Ray does a good job of settling us but there is still the matter of the virgin shot with the beautifully tooled Beretta shotgun. I am wincing, eyes near closed, aiming vaguely skyward, anticipating a mighty recoil, a mighty bang despite ear defenders. Pull. Ray releases one of the ‘pigeons’, saucer-sized, orange, clay discs. I’m not even looking. I jerk the trigger. Bang. Hey, that wasn’t too bad. “Pull,” I shout, another orange projectile soaring. I pull the trigger. Jesus Christ! It shatters apart in the sky. I’ve hit the buckin’ thing!

Then it’s JB’s turn. He fires. Close, says Ray, kindly. Ray is kind a few more times. “Ah, emasculated all over again,” sighs JB. Ray gives him a few pointers. He shoots again, misses but a second shot explodes the pigeon on the way down. “Well done, JB!” enthuses Ray, “best shot of the day so far.” And that’s us sold, blasting away until the clock calls a halt to a grand afternoon’s sport. What’s all the fuss about guns? Why, I might even get a couple for my toddlers.

We’re off to Ballyhoura Rifle and Pistol Club range sited in an abandoned old quarry near Glenroe, 15 miles away. It seems a bit pointless, now we have mastered shooting, but the appointment is booked. Dave O’Dea is a former prop-forward like fellow Bruff-man John Hayes. And like Hayes, Tom and Ray, has a shiny, shaved pate, today covered in a range officer cap. An old sweet jar is brimful of his medals, plaques and trophies, won in national and international marksman competition.

“Many first-timers who come here think they can already shoot,” says Dave, “from watching James Bond.” He tells us of a couple where the wife completely outshot her husband. “Why?” Dave asks himself. “Because she listened to my instruction.”

We nod vigorously at Dave, very much in the wife camp. JB is first, aiming for targets 55 yards away. With clay pigeons, you move and shoot; for target shooting, you strive for stillness, halfway through exhaling, hold the breath, squeeze the trigger. Except it is very hard to relax, squinting down telescopic sights, hands quivering, anticipating report and recoil. We try .22 calibre bolt-action rifles with varying degrees of success.

Then Dave introduces a .308 calibre Sacko long-range rifle which he shoots a 1,000 yards in competition. JB pulls the trigger. There is an enormous explosion, I jump out of my skin. Dave, who doesn’t waste smiles, dishes out a broad grin.

Afterwards, JB confides he didn’t know what was going on other than he had shot himself and was now dead. He is very reluctant to take his remaining shots, I am equally reluctant to try at all. But we do, wincing at each thunderclap. A .22 calibre Sig Sauer pistol comes as a relief and we empty magazines rapidly. Dave tells me I have potential but I am still unnerved after ‘Big Bertha’. Tell Santa the guns are off the Christmas list.

Too late for our hillwalk, we soothe frayed nerves overnight in the welcoming Deebert Arms Hotel in Kilmallock.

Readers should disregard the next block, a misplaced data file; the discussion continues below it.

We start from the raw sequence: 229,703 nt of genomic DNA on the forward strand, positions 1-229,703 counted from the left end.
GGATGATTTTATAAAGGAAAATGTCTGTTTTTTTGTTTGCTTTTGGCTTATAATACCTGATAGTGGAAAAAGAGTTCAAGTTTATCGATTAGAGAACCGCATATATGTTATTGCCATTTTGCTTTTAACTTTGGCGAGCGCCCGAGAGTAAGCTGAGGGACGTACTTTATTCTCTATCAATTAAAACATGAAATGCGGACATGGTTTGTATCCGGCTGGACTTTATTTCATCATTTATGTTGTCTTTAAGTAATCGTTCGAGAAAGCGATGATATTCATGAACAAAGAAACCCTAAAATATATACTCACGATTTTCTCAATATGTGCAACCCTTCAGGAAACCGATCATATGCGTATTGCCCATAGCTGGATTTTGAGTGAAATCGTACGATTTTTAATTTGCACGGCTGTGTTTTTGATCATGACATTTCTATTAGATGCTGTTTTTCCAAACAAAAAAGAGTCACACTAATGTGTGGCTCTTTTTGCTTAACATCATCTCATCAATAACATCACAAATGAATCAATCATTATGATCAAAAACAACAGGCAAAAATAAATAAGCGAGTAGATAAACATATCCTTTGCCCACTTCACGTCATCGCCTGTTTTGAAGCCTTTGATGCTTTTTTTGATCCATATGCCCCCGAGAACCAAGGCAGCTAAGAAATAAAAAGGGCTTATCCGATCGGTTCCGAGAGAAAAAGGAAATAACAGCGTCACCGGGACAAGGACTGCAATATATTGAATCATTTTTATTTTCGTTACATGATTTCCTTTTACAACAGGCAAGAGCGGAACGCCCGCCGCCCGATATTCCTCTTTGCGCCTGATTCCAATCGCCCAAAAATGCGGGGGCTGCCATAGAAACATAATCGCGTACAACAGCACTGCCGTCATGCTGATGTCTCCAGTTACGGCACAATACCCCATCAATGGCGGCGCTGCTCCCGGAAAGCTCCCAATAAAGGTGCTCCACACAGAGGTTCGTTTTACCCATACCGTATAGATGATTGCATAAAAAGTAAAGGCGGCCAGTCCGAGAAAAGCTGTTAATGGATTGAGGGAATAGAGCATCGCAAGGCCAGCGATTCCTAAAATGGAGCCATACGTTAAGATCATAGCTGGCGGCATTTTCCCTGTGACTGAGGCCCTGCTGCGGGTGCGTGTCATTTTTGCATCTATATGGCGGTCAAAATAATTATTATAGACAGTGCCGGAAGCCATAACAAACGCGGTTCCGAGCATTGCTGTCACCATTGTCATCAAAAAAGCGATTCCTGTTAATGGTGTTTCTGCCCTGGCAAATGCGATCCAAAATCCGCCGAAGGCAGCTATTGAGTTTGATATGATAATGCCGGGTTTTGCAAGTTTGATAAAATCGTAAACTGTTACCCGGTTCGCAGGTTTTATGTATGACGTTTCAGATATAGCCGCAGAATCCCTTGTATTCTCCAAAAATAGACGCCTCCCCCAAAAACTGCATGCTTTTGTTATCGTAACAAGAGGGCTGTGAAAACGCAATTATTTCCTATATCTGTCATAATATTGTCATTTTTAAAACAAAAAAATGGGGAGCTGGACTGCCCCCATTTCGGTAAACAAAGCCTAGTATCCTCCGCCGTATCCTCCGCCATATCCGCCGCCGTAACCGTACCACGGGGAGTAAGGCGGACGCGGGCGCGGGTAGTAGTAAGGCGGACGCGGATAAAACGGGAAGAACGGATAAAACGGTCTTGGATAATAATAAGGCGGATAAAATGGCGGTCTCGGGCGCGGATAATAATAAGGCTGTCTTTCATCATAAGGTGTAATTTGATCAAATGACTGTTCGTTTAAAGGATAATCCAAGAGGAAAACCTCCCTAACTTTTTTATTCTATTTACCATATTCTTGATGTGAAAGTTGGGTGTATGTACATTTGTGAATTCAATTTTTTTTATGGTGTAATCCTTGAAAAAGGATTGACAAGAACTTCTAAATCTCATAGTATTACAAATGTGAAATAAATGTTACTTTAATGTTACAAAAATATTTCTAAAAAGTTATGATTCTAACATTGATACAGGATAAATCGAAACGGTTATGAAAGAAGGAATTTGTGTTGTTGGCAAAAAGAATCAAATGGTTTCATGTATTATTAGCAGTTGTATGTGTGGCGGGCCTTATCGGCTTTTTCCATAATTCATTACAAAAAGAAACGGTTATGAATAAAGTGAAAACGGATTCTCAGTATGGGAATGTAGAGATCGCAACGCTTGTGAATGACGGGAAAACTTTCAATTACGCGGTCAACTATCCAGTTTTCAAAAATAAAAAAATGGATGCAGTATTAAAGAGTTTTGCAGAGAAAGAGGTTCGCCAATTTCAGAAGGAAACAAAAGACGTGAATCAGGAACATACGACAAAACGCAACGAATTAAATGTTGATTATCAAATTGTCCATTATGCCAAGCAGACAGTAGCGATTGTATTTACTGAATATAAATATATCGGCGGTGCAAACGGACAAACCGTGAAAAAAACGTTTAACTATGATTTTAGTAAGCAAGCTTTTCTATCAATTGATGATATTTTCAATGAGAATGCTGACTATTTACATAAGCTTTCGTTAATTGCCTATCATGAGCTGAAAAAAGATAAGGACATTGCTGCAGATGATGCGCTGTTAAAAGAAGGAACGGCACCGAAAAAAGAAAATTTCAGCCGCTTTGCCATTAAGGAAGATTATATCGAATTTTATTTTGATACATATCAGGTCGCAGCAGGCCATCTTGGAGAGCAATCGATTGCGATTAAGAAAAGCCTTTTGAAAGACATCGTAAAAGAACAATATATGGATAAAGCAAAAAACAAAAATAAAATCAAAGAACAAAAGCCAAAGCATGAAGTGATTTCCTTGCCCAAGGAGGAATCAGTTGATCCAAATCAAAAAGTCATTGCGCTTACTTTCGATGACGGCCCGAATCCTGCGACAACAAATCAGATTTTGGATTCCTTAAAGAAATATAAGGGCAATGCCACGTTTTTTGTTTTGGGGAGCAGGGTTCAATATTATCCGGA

The next day, playing tourist we take the slow scenic route to Dingle, early afternoon, heading up the Conor Pass. Us and the entire peleton. A cycle race inching its way forward has reduced a vast convoy of 21st century automotive technology to wagon-train pace.

When we finally make Dingle the lure of a pint outside in the late afternoon sun is infinitely appealing but we dutifully drive to the Play-At-Height climbing centre.

Outside there’s two high-rope courses and a 40ft freefall tower, inside the biggest climbing wall in Ireland, swarming with kids. The staff are young and friendly but …. where’s the obligatory bald guy, the remote country location? Where’s the fear factor? And after four back-breaking hours in the car, I need a rest. The very obliging David postpones until morning and we hightail it back into town for a hilarious evening in the legendary Curran’s pub.

Next morning, we have the place to ourselves. JB has resigned as guinea pig; I am climbing alone. I begin with a simple traverse wall, clambering sideways by hand and footholds.

Yesterday, the kids scampered around like squirrels but I find it tough. Unlike kids, I am not only shifting my own weight but another few stone I’ve had on loan for the last while. On top of that, a few pints the night before is never the isotonic recommendation.

I switch to the starter climbing wall, strap into safety harness and begin my ascent. This is even harder, pulling my carcass up by fingertip. Near the top, I’m sweating. I’m done. “Push out from the wall and let yourself go,” shouts David. “The harness will let you down gently.”

Four years ago, I fell 30ft, ending up in hospital under anaesthetic having pins inserted in my arm. Is it my imagination or is my wrist tingling? I can’t quite commit to letting go. Instead of a graceful swoop, I come down like a sack of suet being lowered by a drunk, giving my shoulder a handy wallop on a protruding foothold en route. JB guffaws vengefully; he who laughs last and so forth. I surrender, all adventured-out.

We complete a 700km round trip home, wondering if anyone will notice the change, that aura a man carries when he has looked death in the face and pranced off squealing.